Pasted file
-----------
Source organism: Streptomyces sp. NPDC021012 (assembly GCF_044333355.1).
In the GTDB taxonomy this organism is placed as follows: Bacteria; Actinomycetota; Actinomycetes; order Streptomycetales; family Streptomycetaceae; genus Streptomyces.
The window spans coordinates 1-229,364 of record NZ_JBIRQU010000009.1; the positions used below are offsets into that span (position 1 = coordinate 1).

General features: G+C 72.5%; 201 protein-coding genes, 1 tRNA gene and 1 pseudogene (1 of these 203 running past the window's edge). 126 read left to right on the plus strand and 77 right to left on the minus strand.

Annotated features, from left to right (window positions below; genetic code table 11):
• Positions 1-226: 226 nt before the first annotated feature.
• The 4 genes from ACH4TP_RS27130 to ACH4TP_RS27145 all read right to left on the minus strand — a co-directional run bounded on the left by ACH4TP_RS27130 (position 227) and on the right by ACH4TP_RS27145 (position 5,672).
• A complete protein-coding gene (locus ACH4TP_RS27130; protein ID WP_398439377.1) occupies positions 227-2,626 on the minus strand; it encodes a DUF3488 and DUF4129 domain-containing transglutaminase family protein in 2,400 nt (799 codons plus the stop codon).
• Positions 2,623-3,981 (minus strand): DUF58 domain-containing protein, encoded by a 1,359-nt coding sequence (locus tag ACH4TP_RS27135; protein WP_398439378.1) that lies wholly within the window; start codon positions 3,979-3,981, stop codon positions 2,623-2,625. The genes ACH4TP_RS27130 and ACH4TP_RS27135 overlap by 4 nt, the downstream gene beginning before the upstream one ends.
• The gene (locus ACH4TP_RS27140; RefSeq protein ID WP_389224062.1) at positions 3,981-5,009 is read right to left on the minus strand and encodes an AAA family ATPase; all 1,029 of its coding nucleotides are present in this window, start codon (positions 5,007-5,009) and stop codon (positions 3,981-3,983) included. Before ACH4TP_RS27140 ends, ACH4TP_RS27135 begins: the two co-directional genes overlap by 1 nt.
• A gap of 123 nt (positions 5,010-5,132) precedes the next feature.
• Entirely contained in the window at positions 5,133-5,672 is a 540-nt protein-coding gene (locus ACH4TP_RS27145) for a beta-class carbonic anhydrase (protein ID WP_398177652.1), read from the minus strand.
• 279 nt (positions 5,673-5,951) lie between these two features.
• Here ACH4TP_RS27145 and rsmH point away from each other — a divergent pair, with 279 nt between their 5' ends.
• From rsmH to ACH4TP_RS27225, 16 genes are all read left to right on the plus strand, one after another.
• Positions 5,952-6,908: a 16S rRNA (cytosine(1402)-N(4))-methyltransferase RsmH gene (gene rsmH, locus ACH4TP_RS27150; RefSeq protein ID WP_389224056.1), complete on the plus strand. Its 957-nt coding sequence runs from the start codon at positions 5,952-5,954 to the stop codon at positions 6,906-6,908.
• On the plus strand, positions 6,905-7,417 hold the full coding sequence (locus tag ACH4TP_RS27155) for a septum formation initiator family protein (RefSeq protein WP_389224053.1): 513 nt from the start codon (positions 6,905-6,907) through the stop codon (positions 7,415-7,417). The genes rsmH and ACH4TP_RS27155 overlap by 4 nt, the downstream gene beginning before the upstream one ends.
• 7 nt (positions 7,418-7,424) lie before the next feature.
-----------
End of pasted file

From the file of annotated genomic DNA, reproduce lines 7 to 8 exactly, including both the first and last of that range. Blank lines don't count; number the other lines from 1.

• The 4 genes from ACH4TP_RS27130 to ACH4TP_RS27145 all read right to left on the minus strand — a co-directional run bounded on the left by ACH4TP_RS27130 (position 227) and on the right by ACH4TP_RS27145 (position 5,672).
• A complete protein-coding gene (locus ACH4TP_RS27130; protein ID WP_398439377.1) occupies positions 227-2,626 on the minus strand; it encodes a DUF3488 and DUF4129 domain-containing transglutaminase family protein in 2,400 nt (799 codons plus the stop codon).